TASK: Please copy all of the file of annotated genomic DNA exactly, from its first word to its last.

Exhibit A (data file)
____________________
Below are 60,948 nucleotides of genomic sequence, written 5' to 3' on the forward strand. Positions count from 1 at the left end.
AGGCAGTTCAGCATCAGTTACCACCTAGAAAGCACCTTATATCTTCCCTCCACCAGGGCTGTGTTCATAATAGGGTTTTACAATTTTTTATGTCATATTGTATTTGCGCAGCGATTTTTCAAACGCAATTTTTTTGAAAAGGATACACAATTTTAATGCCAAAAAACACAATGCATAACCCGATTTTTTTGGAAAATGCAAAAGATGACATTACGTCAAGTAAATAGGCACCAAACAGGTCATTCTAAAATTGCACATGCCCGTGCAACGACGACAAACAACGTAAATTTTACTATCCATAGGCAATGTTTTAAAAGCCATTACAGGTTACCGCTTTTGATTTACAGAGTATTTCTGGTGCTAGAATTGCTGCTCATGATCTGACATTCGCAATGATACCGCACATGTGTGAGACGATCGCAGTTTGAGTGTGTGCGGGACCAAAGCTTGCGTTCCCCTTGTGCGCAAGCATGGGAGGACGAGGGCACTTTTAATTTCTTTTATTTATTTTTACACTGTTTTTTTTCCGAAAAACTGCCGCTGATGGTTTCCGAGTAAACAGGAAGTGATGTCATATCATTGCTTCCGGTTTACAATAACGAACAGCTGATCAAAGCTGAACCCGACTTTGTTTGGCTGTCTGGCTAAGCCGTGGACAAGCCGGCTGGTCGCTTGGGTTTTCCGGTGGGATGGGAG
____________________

Below are 60,948 nucleotides of genomic sequence, written 5' to 3' on the forward strand. Positions count from 1 at the left end.
AGGCAGTTCAGCATCAGTTACCACCTAGAAAGCACCTTATATCTTCCCTCCACCAGGGCTGTGTTCATAATAGGGTTTTACAATTTTTTATGTCATATTGTATTTGCGCAGCGATTTTTCAAACGCAATTTTTTTGAAAAGGATACACAATTTTAATGCCAAAAAACACAATGCATAACCCGATTTTTTTGGAAAATGCAAAAGATGACATTACGTCAAGTAAATAGGCACCAAACAGGTCATTCTAAAATTGCACATGCCCGTGCAACGACGACAAACAACGTAAATTTTACTATCCATAGGCAATGTTTTAAAAGCCATTACAGGTTACCGCTTTTGATTTACAGAGTATTTCTGGTGCTAGAATTGCTGCTCATGATCTGACATTCGCAATGATACCGCACATGTGTGAGACGATCGCAGTTTGAGTGTGTGCGGGACCAAAGCTTGCGTTCCCCTTGTGCGCAAGCATGGGAGGACGAGGGCACTTTTAATTTCTTTTATTTATTTTTACACTGTTTTTTTTCCGAAAAACTGCCGCTGATGGTTTCCGAGTAAACAGGAAGTGATGTCATATCATTGCTTCCGGTTTACAATAACGAACAGCTGATCAAAGCTGAACCCGACTTTGTTTGGCTGTCTGGCTAAGCCGTGGACAAGCCGGCTGGTCGCTTGGGTTTTCCGGTGGGATGGGAG